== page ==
Date of Award


Degree Type


Degree Name

Master of Science in Psychology


Behavioral Science



First Advisor

Juliana Breines


Years of research has demonstrated that mainstream media negatively impacts women’s body image; however, less is known about the role social media plays. Social media is a newer type of media and is becoming increasingly popular among younger women. The purpose of the study is to gain an increased understanding of how female college students use Instagram and how using Instagram in different ways may influence their body image. This descriptive exploratory qualitative study used focus groups to explore 27 female college students’ experiences with Instagram. The data were analyzed using content analysis to identify frequencies, patterns, and themes. The findings highlight that female college students mainly use Instagram for following others or viewing others, and posting their own photos. Three major themes related to Instagram use emerged: (1) effortful posting, (2) promotion of self and (3) seeking engagement. That is, female students seemed to put a lot of effort into what they were going to post, they were careful to select the best images of themselves to display, and they placed a lot of importance on engagement by others as they hoped to receive likes and comments on their images.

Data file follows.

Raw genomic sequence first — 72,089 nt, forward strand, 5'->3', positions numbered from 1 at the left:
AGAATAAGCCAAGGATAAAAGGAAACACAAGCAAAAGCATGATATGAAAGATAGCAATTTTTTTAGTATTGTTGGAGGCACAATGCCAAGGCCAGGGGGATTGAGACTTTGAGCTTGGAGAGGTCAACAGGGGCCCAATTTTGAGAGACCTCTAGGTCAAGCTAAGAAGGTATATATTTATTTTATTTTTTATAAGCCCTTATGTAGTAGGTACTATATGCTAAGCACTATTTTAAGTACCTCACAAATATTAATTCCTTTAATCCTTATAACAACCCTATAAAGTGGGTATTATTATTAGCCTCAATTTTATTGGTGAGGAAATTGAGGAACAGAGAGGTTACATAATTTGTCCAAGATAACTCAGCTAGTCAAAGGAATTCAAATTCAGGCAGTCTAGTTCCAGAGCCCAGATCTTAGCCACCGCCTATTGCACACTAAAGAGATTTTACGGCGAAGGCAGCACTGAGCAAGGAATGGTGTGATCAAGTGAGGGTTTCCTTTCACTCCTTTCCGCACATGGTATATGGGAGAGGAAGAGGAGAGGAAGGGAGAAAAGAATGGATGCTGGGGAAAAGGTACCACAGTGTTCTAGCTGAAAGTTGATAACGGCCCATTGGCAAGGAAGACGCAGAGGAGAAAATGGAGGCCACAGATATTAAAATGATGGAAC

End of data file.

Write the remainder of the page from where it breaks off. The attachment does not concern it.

The findings also offer insight into Instagram’s role in female’s body image. Three themes surfaced pertaining to participants body image: (1) Internalization of beauty standards, (2) social comparison behavior, and (3) self-objectification. Participants were aware of a variety of beauty standards on social media to include different standards for different races and ethnicities, and they seemed to internalize the different standards by putting effort into adhering to them; some participants discussed experiencing body dissatisfaction as a result of trying to measure up to these “unrealistic” standards. Moreover, participants frequently made comparisons with others on social media such as comparing their looks to others or to the number of likes/comments on someone else’s photo. Lastly, participants took on an audience perspective: they were concerned with how others would perceive their content and if they would get desired responses from their audience.

Findings also highlight that individuals who were able to recognize that beauty standards seemed unreal and practiced self-acceptance seemed less affected. Thus, further research should examine the effects of prevention programs like social media literacy programs or mindfulness practices (e.g., self-compassion). Clinicians and educators should provide psychoeducation to those who are heavily involved with social media, or those about to open an Instagram account. Helping to increase individuals’ awareness that photos on Instagram are often doctored and display unrealistic ideals may help prevent them from striving to meet these standards and developing body image related issues.



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